After nation’s deepest higher ed cuts, advocates see glimmer of hope
Friday, Jan. 29, 2016
WASHINGTON – Arizona cut higher education funding deeper than any other state last year, capping a five-year period in which the state led the nation with a 27.3 percent cut from its support for colleges, a new report says.
The Illinois State University “Grapevine” survey of state budgets said Arizona was one of just nine states to cut higher ed funding between fiscal 2015 and 2016, when it trimmed 14 percent from state colleges.
But Gov. Doug Ducey has proposed a $4 million supplemental appropriation for colleges this year, and included a modest increase in higher ed support in his fiscal 2017 budget – a “terrific first step” in the words of one advocate, but one that still leaves universities wanting.
The Grapevine survey said Louisiana was the only other state to cut higher ed spending by more than 20 percent since fiscal 2011.
By contrast, state support for college budgets last year grew by an average of 4.1 percent nationwide, according to preliminary numbers from the Grapevine, which was still waiting this week for 2016 budget numbers from Illinois and Pennsylvania.
Eileen Klein, president of the Arizona Board of Regents, said it was interesting to note how many states are reinvesting in higher education.
“The question is when is Arizona going to do the same?” Klein asked.
Arizona started moving in that direction this year, when Ducey proposed the supplemental, that would add $4 million to this year’s nearly $791 million in state funding for higher education. His fiscal 2017 budget calls for a $14 million increase in ongoing funds, $8 million of which would go toward funding a new model pushed by university presidents that would give financial support to in-state students.
Ducey spokesman Daniel Scarpinato said the governor inherited a budget in the red “but now we’re in a position where we have money in the bank and we’re able to make some investments and this is an area where he really wanted to invest.”
Higher ed funding accounts for 7.1 percent of Ducey’s fiscal 2014 budget request, what Scarpinato called “a big slice of the pie.” By comparison, corrections accounted for 11.2 percent of the budget and K-12 schools consumed 42.5 percent.
Scarpinato also said universities, with budgets totaling $5.7 billion, have other sources of funding, including the federal government.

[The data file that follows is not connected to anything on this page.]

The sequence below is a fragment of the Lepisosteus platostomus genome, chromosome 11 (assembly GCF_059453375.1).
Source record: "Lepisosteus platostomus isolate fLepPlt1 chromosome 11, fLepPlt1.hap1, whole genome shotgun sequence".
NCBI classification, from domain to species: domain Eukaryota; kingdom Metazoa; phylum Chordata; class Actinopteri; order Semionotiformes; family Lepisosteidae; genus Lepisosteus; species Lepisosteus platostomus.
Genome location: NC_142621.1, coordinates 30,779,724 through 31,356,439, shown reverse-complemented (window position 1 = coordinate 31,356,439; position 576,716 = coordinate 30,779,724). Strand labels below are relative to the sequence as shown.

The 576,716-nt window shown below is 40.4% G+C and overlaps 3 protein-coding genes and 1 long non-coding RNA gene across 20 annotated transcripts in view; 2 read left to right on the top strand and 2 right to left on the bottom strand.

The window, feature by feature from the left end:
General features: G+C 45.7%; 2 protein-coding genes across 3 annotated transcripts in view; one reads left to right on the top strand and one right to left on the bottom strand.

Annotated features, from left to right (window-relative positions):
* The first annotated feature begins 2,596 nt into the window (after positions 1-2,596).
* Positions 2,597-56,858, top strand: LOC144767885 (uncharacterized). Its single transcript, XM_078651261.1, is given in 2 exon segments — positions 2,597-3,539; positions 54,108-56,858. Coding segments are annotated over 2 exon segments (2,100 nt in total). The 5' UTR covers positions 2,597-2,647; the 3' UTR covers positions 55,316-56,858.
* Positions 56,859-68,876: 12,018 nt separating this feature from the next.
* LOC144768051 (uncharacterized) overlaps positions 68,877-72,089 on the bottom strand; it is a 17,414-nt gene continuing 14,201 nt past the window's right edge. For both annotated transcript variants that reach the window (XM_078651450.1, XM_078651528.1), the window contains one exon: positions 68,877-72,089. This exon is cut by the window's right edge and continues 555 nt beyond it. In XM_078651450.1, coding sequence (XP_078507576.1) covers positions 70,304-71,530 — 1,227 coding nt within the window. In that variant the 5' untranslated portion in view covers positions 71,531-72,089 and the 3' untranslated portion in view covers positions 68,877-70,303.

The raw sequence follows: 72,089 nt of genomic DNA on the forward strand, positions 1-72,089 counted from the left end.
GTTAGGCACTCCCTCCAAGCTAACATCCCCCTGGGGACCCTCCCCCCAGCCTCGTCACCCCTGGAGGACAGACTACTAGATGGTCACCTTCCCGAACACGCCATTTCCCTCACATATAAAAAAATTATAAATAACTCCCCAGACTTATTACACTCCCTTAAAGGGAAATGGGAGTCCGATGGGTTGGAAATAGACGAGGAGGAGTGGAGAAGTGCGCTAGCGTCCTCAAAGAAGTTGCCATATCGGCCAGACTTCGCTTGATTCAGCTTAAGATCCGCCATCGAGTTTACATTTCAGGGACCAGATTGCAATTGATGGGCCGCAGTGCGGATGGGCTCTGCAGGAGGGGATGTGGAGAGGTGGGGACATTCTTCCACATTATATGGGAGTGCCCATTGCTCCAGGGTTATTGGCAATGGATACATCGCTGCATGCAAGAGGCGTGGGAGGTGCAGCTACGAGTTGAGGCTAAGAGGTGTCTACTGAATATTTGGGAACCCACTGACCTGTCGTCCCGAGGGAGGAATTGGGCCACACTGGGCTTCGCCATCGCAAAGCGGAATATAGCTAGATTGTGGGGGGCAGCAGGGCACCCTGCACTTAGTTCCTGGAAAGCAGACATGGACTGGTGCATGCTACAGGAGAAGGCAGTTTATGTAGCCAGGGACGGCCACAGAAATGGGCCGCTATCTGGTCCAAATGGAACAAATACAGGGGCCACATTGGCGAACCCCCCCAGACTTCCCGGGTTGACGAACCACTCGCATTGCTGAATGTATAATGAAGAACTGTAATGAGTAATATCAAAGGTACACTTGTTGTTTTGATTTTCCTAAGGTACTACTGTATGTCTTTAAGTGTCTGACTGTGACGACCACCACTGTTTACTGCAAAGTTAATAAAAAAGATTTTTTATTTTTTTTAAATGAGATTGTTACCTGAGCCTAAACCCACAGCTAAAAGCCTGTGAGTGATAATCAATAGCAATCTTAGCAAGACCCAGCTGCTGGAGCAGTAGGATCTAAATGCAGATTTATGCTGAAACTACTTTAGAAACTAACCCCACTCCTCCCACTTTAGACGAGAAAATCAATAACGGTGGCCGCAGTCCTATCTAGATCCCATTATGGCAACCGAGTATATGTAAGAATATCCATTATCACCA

“These are very large enterprises that have been very successful at finding available dollars,” he said.
Klein welcomed the governor’s proposal, which “allows us to end this era of cutting,” but she said it would not be enough for the long term. The regents are asking legislators for $24 million more than what the governor has requested, to make up for larger-than-expected cuts last year.
Klein said she is optimistic that legislators will come through, noting that the state is projected to have budget surpluses in the coming years.
“There’s certainly not a financial reason to not be able to commit to public universities this year,” she said.
Instead of working toward a specific funding amount, Klein said the regents are trying to convince the state to eventually cover 50 percent of per pupil costs. That would be above the 34.3 percent of per pupil costs the state covered this year, but well below the 72.2 percent it covered in fiscal 2008, when the state had its most robust general fund.
A board presentation to lawmakers noted that the state wasn’t always at the bottom for higher education spending, ranking 27th nationally in 1995.
Scarpinato said funding for universities is important, but he said it’s also important to pay attention to how universities have performed.
He said Arizona’s schools have done well compared to the rest of the country, noting that Arizona State University was recently named the most innovative university in the nation and that a University of Arizona graduate student discovered water on Mars.
“We’re less concerned with what percent are we increasing, where are we on a list than we are with what kind of outcomes are we seeing in our universities and what kind of higher education experiences are out students having,” Scarpinato said.